We are thinking a lot about retirement lately. But not in the traditional sense you would imagine when you think of a financial advisor working on a retirement plan. In a few of our recent meetings, clients have shared that the word retirement doesn't work for them
One of our clients said, “I don’t like the word retirement. I want to remain active and engaged and I don’t feel like that word describes what it’s going to be like when I stop working full time.”
Another client pointed out, “I hate the word retirement! The main word is tire, like you’re tired!”
And another client said, “The moment you say you are retired, your bones start to rot.”
As you can see, our clients have strong opinions about the “R” word. It has caused us to pause and reflect on how we can talk about that life stage - if we don’t call it retirement, what do we call it?
We loved reading what Serena Williams said about the “R” word in her Vogue article “Serena Williams Says Farewell to Tennis on her Own Terms – And in her Own Words” published in August 2022. She said, “I have never liked the word retirement. It doesn’t feel like a modern word to me. I’ve been thinking of this as a transition, but I want to be sensitive about how I use that word, which means something very specific and important to a community of people. Maybe the best word to describe what I’m up to is evolution. I’m here to tell you that I’m evolving away from tennis, toward other things that are important to me.”
As financial advisors, the world “retirement” is important to us because it’s crucial to ask deep questions about that part of our client’s life. We ask them to share what they envision that time in their life will look like – where will they live? Who will they spend time with? How will they spend their time? etc. These are important questions to ponder and answer. One of the things that we really enjoy about the process to prepare for retirement is that each client response is different because it is informed by their own unique values, experiences, and goals.
We love digging into the answers and helping our clients articulate a clearer vision for designing their future lives and their legacy. We spend time honing in on well-defined numbers that inform their financial needs for a meaningful and fulfilling retirement. We emphasize having clarity to take action. That clarity comes from helping clients form a vision and exploring, describing, and tracking the numbers that will make their vision real.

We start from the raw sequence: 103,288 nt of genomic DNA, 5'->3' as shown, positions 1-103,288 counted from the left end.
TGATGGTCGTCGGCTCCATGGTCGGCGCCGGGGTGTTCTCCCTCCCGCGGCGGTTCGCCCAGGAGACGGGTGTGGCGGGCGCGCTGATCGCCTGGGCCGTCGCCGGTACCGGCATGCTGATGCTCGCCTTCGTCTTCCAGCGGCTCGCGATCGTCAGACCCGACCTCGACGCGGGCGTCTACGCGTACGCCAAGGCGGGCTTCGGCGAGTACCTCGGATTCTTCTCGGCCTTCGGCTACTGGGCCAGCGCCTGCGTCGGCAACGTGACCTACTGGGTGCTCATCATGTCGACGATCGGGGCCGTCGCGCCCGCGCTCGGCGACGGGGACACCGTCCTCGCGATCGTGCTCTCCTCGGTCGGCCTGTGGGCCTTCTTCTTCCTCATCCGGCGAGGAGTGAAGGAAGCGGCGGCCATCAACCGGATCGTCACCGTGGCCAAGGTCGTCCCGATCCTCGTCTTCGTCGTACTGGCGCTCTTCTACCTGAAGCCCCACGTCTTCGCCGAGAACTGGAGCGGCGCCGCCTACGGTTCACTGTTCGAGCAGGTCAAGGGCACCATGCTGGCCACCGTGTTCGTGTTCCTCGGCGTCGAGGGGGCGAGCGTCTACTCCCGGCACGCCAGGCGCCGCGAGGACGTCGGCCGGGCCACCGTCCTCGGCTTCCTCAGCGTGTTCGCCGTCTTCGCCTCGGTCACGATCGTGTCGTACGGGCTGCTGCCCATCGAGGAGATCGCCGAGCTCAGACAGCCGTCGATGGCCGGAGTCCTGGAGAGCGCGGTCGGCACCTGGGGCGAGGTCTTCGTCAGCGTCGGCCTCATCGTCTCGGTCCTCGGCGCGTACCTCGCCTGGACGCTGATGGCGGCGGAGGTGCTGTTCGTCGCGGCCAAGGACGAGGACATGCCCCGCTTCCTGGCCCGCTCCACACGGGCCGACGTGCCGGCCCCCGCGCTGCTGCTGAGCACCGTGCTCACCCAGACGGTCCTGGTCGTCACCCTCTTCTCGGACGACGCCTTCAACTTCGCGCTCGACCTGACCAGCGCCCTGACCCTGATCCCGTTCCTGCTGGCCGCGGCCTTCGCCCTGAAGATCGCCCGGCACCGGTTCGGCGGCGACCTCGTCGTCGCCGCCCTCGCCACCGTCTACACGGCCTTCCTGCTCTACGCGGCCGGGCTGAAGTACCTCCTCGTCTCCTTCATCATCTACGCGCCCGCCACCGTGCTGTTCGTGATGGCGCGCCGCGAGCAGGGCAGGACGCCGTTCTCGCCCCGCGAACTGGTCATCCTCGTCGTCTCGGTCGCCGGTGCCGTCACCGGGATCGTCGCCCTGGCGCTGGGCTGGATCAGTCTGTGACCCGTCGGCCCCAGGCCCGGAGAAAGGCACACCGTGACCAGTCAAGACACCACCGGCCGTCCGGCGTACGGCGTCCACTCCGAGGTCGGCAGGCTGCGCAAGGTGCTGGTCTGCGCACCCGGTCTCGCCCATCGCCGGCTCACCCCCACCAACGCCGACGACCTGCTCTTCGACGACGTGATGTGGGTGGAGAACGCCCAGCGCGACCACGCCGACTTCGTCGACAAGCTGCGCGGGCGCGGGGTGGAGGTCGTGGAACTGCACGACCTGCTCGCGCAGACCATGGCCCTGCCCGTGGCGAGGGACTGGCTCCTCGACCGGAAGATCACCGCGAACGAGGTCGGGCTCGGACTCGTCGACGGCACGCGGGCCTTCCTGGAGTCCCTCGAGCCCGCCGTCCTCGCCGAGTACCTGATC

We are currently working with several clients who are on a two-year runway – which means two years in advance of their planned retirement date. In the two years leading up to their retirement date, we identify all their sources of income, track spending and itemize expenses. This helps achieve clarity. When we have this information, we know what to solve for and this attention to details provides clients with peace of mind about making this major life change. The combination of the visioning and tracking of the numbers are the fine-tuning work that is necessary to develop and execute their retirement income distribution strategy i.e., how we will create a paycheck for them using their own assets. “What happens with all this when I retire?” is one of the most common questions we are asked.
And now we need to fine tune the word we use to describe that part of life.
Perhaps the discussion asks us what is the essence of retirement?
What can we call it to honor the transition it represents?
We brainstormed the following list of possible new titles:
Turns out we are not the first to try to figure this out. There are organizations working to define and redefine this life stage. MIT has created an AgeLab that is dedicated to studying all aspects of aging. They have done research on what they call the “8,000 days” of retirement - which makes sense because the timeframe that people call retirement could span more than three decades.
Another organization devoted to helping people of retirement age make an impact is CoGenerate. They write: “The decades of life beyond 50 becomes a time of social contribution and impact — and we leave the world better than we found it.”
Lawrence R. Samuel, Ph.D. writes in Psychology Today, “Rather than embrace their parents’ model of seniority defined by retirement, baby boomers are now considering or pursuing many different options, a version of life I call Boomers 3.0. Instead of heading en masse to retirement communities much like “Del Boca Vista” (the fictional condominium complex in Florida of Seinfeld fame), 60-somethings are going back to school, starting new relationships, exploring their creativity, taking new spiritual paths, embarking on “encore” careers, forming new communities, fighting for causes in which they believe, giving their time and money away, and yes, bucket listing. For financial and other reasons, a good number are working and staying in their current homes as long as possible, seeing no compelling reason to do otherwise.”
Another word we encountered to describe this time is “Jubalacion” which is what Spanish-speaking countries call this part of life. The word jubalacion (jubilation in English) originally meant making a joyful noise. It comes from Latin “jubilant” – “calling, hallooing”. This seems like it could be a great new word to use!
What word is chosen has something to do with how YOU define Retirement. What will you call this stage of life?
We would really love to hear your voice in this discussion topic. Please share your thoughts with us!